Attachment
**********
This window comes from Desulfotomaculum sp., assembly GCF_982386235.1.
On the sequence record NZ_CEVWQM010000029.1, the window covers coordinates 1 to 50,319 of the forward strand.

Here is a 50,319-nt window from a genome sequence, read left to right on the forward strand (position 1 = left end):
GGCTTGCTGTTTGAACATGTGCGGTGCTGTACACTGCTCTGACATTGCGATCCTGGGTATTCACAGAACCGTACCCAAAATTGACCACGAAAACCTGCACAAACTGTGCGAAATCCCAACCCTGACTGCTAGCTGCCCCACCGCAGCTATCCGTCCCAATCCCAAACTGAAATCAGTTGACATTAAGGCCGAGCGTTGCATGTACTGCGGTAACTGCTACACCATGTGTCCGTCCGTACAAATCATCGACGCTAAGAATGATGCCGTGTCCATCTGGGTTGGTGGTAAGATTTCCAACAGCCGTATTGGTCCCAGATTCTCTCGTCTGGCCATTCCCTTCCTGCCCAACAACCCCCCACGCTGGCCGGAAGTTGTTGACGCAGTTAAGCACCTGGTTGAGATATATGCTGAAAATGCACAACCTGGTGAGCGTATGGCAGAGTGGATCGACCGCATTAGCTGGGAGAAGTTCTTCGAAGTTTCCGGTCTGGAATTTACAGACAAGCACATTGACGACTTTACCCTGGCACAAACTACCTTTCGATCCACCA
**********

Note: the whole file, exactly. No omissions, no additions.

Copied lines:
This window comes from Desulfotomaculum sp., assembly GCF_982386235.1.
On the sequence record NZ_CEVWQM010000029.1, the window covers coordinates 1 to 50,319 of the forward strand.

Here is a 50,319-nt window from a genome sequence, read left to right on the forward strand (position 1 = left end):
GGCTTGCTGTTTGAACATGTGCGGTGCTGTACACTGCTCTGACATTGCGATCCTGGGTATTCACAGAACCGTACCCAAAATTGACCACGAAAACCTGCACAAACTGTGCGAAATCCCAACCCTGACTGCTAGCTGCCCCACCGCAGCTATCCGTCCCAATCCCAAACTGAAATCAGTTGACATTAAGGCCGAGCGTTGCATGTACTGCGGTAACTGCTACACCATGTGTCCGTCCGTACAAATCATCGACGCTAAGAATGATGCCGTGTCCATCTGGGTTGGTGGTAAGATTTCCAACAGCCGTATTGGTCCCAGATTCTCTCGTCTGGCCATTCCCTTCCTGCCCAACAACCCCCCACGCTGGCCGGAAGTTGTTGACGCAGTTAAGCACCTGGTTGAGATATATGCTGAAAATGCACAACCTGGTGAGCGTATGGCAGAGTGGATCGACCGCATTAGCTGGGAGAAGTTCTTCGAAGTTTCCGGTCTGGAATTTACAGACAAGCACATTGACGACTTTACCCTGGCACAAACTACCTTTCGATCCACCA